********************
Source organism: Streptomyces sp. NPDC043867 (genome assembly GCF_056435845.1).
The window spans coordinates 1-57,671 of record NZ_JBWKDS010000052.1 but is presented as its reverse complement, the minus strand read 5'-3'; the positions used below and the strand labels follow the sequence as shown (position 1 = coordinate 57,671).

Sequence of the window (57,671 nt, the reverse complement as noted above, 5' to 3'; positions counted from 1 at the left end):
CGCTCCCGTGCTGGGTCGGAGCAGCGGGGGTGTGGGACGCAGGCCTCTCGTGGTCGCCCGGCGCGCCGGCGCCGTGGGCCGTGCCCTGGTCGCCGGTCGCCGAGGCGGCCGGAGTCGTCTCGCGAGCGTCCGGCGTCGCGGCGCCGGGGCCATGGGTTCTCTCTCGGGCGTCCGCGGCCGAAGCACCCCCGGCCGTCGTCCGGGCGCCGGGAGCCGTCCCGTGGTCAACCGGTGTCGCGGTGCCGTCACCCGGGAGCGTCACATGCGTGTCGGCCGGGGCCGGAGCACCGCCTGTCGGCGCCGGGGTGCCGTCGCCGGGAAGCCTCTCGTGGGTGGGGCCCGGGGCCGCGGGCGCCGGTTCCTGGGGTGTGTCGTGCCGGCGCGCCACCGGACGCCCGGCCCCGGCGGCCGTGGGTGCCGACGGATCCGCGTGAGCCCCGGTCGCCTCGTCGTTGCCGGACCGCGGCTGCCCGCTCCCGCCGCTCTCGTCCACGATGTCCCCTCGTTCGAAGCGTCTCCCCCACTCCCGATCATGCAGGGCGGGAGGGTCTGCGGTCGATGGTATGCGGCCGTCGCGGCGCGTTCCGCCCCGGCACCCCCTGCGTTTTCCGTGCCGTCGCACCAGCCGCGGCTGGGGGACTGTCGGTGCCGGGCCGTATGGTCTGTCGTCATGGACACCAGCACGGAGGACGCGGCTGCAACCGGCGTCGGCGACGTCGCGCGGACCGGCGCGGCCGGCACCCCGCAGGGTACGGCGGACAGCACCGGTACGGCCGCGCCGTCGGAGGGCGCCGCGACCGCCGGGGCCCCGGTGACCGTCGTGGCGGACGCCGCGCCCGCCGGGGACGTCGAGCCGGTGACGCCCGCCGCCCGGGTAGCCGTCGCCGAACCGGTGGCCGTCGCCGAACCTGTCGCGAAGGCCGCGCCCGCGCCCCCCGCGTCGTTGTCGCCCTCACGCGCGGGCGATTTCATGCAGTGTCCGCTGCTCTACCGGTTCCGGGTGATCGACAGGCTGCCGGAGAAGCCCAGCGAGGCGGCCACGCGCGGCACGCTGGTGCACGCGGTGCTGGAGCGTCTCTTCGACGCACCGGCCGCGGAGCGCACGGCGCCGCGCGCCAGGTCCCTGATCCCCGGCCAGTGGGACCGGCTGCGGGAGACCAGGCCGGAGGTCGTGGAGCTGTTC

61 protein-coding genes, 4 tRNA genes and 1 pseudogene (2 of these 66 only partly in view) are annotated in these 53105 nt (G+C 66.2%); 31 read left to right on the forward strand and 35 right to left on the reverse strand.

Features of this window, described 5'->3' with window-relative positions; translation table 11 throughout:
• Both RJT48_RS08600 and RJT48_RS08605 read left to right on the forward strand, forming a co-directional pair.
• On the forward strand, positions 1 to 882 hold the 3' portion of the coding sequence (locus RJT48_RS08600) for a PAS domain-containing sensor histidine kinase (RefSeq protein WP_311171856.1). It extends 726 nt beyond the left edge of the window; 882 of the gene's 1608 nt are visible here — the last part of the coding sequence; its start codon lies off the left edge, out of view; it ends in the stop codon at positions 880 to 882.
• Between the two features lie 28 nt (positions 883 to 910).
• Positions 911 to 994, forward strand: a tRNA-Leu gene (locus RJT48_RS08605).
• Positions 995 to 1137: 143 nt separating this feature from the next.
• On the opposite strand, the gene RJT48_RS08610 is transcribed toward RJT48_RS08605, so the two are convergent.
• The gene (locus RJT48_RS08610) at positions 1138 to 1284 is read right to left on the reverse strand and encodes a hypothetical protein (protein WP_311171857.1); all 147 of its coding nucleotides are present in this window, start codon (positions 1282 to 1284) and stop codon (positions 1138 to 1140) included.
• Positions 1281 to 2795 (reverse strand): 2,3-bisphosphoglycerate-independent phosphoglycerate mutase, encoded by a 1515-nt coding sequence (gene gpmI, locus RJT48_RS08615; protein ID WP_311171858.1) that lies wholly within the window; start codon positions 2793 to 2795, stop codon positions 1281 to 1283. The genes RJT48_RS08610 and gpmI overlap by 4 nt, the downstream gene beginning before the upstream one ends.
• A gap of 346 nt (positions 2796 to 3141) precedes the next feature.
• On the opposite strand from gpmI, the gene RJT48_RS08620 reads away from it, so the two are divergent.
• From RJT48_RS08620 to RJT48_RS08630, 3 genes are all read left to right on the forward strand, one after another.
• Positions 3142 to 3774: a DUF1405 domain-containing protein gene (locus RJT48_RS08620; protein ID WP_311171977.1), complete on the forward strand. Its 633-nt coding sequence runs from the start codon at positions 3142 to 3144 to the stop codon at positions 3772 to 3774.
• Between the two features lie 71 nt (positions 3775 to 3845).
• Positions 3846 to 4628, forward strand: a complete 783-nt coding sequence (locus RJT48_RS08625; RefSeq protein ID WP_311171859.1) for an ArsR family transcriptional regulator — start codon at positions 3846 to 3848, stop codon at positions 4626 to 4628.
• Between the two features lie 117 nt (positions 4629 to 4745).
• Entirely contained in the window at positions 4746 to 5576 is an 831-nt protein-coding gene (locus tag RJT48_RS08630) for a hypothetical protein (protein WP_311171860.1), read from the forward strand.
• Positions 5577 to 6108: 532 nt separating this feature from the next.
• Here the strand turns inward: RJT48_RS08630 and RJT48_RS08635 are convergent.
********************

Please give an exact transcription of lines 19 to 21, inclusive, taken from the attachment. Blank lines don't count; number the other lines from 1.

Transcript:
• Between the two features lie 71 nt (positions 3775 to 3845).
• Positions 3846 to 4628, forward strand: a complete 783-nt coding sequence (locus RJT48_RS08625; RefSeq protein ID WP_311171859.1) for an ArsR family transcriptional regulator — start codon at positions 3846 to 3848, stop codon at positions 4626 to 4628.
• Between the two features lie 117 nt (positions 4629 to 4745).